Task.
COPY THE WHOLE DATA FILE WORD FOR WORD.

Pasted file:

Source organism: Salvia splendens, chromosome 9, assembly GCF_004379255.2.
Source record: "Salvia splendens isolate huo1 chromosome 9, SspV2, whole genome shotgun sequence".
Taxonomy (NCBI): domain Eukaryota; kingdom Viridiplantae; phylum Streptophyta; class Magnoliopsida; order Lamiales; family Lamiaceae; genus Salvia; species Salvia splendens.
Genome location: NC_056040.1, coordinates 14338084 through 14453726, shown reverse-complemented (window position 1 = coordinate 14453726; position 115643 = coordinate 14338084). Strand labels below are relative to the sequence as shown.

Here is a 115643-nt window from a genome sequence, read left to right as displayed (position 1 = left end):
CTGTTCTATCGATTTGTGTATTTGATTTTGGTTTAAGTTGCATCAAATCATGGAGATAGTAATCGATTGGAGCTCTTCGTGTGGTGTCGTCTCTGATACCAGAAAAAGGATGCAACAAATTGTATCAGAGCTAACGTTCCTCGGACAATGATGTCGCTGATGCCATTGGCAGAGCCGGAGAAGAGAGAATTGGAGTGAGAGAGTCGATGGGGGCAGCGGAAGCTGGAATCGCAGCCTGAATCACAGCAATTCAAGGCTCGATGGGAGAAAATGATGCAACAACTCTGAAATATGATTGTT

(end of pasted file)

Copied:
Source organism: Salvia splendens, chromosome 9, assembly GCF_004379255.2.
Source record: "Salvia splendens isolate huo1 chromosome 9, SspV2, whole genome shotgun sequence".
Taxonomy (NCBI): domain Eukaryota; kingdom Viridiplantae; phylum Streptophyta; class Magnoliopsida; order Lamiales; family Lamiaceae; genus Salvia; species Salvia splendens.
Genome location: NC_056040.1, coordinates 14338084 through 14453726, shown reverse-complemented (window position 1 = coordinate 14453726; position 115643 = coordinate 14338084). Strand labels below are relative to the sequence as shown.

Here is a 115643-nt window from a genome sequence, read left to right as displayed (position 1 = left end):
CTGTTCTATCGATTTGTGTATTTGATTTTGGTTTAAGTTGCATCAAATCATGGAGATAGTAATCGATTGGAGCTCTTCGTGTGGTGTCGTCTCTGATACCAGAAAAAGGATGCAACAAATTGTATCAGAGCTAACGTTCCTCGGACAATGATGTCGCTGATGCCATTGGCAGAGCCGGAGAAGAGAGAATTGGAGTGAGAGAGTCGATGGGGGCAGCGGAAGCTGGAATCGCAGCCTGAATCACAGCAATTCAAGGCTCGATGGGAGAAAATGATGCAACAACTCTGAAATATGATTGTT